Razor-fanged Puppies
by Prescott Breeden

Aqcuried Bite Inhibition (ABI) and Jaw Prudence in Dogs


Anyone who has ever raised a puppy knows that these peeing, pooping, chewing, furry balls of uncontrollable cuteness come with some seriously sharp fangs.  However what most people don’t know is that they come with these razor teeth for the singular purpose of learning how hard to bite down on friends.

Some of you may be adjusting the distance of your eyes to the screen and thinking, “Hang on… bite friends?!”  If you watch a group of puppies playing, you will see tons of mouthing and biting and, for the most part, it goes on with very little interruption.  That is until one puppy bites too hard and then you will hear a loud “yip” as they run away from the other puppy.  What’s happening is the puppies are learning what is called Acquired Bite Inhibition (ABI).  The puppy that bit too hard is left thinking, “Ah this stinks, I bit too hard and now she doesn’t want to play with me.”  This process of learning a soft bite continues until the puppy teeth fall out between four and five months of age.  After that the teeth are replaced with much larger teeth (or in my giant dog’s case: whopping huge carpet knives) and an increase in muscular definition around the jaws.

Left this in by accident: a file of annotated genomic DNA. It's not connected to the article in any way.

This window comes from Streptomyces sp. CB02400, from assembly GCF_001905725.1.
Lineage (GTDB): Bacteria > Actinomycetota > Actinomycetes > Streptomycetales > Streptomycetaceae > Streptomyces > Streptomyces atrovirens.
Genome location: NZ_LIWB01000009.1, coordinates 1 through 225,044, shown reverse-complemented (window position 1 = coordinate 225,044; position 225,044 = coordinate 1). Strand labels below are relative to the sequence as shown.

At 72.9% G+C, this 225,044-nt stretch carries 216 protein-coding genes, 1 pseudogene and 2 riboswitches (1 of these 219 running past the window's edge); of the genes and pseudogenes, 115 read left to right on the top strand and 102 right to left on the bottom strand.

Once a pup has lost their puppy teeth they will have a fixed bite pressure that current studies say we cannot change.

A common attitude when raising puppies involves punishing any contact that their teeth make on human skin, often by saying, “No! Bad dog!” and waving our guilt-inspiring finger at their noses. However our skin is very different from dog skin, and puppies are like children, they put everything in their mouth!  It’s part of their development to learn the environment around them and it is important to give them feedback about how sensitive our skin is. When little Fido decides he wants to explore your fingers, go ahead!  Let the adorable puppy explore!  But if at any point he nips you too hard, you make a sound to acknowledge the pain (I give a nice loud, “ouch!”), and leave the puppy alone in a safe area for 30s to a minute at most.  This gives the pup a short little timeout that is strong enough to soften their mouth but gentle enough to keep the puppy interested in exploring more.

Over time you slowly lower your criteria for giving an, “ouch!”, so while at first it may have dented your skin or broken it, eventually you are giving feedback for just the tiniest contact.  The end product will be a dog who knows two important things; first, how weak our skin is and secondly, that they never touch it with their mouth.  However here is what is amazing about bite training.  It only takes about 0.04 seconds for a dog to cancel a bite. Four thousandths! That’s faster than a humming bird’s wings.  A dog that has good ABI could have a piano dropped on their tail and still stop their bite before ever breaking skin.

So go play with your puppies!  And remember, learning requires consistency, which in turn builds trust.

(Orig. published February 2, 2011)